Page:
By ZOYA PHAN | August 3, 2015
Last week the British government arranged for Angelina Jolie to visit Burma, in part in her capacity as co-founder of the Preventing
Sexual Violence in Conflict Initiative (PSVI)...
When it launched the PSVI in 2012, the British government faced a real problem with Burma. Reports of sexual violence were
increasing as a result of the military breaking ceasefires in Kachin and Shan States.
This is exactly the kind of situation that the PSVI was set up to take action on, but while these reports were emerging, the British
government was embracing the Burmese government and country’s reform process. They were praising President Thein Sein, supporting
the end of international sanctions and shifting their priorities from human rights to trade.
The British attempted to reconcile these contradictory positions by excluding Burma from the PSVI. After pressure from activists and
the British Parliament, the government reluctantly included Burma in the initiative, and had to be further pressed to fund survivor
and women’s organizations documenting sexual violence by the military.
Whether these funding commitments actually benefit survivors of military sexual violence is highly debatable. For instance, the
government pointed to a legal project in Thai refugee camps to help survivors of sexual violence, but admitted after further
questioning that the program was targeted to victims of domestic and other forms of violence, rather than tailored to the unique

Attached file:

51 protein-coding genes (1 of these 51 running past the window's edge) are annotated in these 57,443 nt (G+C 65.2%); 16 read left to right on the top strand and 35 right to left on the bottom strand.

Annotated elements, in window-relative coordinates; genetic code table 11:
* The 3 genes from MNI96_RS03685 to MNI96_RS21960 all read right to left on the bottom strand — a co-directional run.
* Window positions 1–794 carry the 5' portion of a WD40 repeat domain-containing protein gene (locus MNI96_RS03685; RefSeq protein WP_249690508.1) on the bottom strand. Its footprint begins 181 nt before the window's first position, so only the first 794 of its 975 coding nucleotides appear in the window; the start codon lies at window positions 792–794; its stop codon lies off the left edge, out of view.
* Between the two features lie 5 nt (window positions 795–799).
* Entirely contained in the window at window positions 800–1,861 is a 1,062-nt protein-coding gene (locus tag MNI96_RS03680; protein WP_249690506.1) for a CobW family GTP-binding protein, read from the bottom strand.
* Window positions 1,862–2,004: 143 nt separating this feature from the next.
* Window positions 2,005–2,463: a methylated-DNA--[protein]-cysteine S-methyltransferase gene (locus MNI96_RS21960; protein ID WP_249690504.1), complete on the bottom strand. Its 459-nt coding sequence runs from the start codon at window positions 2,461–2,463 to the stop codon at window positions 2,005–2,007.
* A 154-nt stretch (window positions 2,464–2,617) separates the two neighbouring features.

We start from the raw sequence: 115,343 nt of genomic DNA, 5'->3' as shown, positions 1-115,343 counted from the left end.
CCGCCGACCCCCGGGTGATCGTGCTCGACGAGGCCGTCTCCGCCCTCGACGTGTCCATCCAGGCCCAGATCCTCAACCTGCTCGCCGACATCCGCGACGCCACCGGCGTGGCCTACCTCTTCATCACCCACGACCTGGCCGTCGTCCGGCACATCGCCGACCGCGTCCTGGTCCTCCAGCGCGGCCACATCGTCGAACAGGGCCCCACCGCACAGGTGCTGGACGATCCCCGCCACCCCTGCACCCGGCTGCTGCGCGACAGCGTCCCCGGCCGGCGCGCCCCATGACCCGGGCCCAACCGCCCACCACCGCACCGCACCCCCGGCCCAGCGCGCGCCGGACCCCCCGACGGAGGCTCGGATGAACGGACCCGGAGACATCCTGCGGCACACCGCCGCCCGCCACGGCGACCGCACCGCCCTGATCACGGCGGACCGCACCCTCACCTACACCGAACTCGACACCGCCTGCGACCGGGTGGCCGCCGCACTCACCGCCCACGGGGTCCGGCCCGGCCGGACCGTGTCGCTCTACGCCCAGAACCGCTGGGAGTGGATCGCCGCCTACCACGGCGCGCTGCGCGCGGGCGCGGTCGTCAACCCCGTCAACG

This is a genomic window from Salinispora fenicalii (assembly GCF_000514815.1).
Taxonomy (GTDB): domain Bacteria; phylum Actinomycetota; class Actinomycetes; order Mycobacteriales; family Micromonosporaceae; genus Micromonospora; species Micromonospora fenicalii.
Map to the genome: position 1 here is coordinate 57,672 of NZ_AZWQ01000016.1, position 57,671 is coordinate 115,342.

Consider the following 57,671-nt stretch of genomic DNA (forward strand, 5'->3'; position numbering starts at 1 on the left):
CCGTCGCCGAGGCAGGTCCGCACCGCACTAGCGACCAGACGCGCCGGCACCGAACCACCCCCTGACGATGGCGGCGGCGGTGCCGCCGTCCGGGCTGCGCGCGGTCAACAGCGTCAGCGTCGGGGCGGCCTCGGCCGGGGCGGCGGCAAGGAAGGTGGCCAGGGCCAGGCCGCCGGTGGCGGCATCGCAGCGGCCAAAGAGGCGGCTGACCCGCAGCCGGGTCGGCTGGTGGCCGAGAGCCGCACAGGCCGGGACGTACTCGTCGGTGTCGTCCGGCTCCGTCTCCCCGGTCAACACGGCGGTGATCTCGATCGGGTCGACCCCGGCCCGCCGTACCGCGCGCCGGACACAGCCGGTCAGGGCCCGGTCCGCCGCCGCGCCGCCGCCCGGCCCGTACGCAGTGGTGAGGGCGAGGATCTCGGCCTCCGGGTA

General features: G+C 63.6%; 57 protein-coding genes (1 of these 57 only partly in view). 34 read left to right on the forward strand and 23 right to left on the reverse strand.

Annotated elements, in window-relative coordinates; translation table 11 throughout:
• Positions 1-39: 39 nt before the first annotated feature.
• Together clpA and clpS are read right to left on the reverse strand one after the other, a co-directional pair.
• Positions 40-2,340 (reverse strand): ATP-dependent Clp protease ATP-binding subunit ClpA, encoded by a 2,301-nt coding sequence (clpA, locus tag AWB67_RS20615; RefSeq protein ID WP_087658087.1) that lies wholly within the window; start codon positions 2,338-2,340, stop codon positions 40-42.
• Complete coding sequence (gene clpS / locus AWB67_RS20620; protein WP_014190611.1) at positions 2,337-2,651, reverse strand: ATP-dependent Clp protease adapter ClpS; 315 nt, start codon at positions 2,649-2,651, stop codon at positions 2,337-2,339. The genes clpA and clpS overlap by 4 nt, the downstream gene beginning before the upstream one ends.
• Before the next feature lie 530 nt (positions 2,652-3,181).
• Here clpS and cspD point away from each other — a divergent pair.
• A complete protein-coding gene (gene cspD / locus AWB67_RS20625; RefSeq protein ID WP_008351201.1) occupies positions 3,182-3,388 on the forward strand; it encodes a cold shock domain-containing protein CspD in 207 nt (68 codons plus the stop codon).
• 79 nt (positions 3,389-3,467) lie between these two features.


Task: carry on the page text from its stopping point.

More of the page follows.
needs of victims of sexual violence in conflict.
If the British government is serious about meeting this aim, it must stop avoiding the fact that most sexual violence in conflict is
being committed by the Burma Armed Forces. Instead, it refuses to support proposals to establish a UN Inquiry into sexual violence
in conflict within Burma. In an attempt to rebuff criticism, they say that UN Special Rapporteur Yanghee Lee has a mandate to report
on sexual violence cases, but the truth is that she has no resources to conduct detailed investigations into these cases, and the
British government does not provide her funds to do so.
When the British government offered to provide free training to the military—to the tune of $400,000 in funding—they set no
preconditions before providing the training, such as ending the culture of impunity around sexual violence. The British government
claimed that the training was about human rights, and then attempted to withhold details of the training from Burma Campaign UK.
These details revealed that in the course of a sixty-hour training program, just one hour was dedicated to human rights.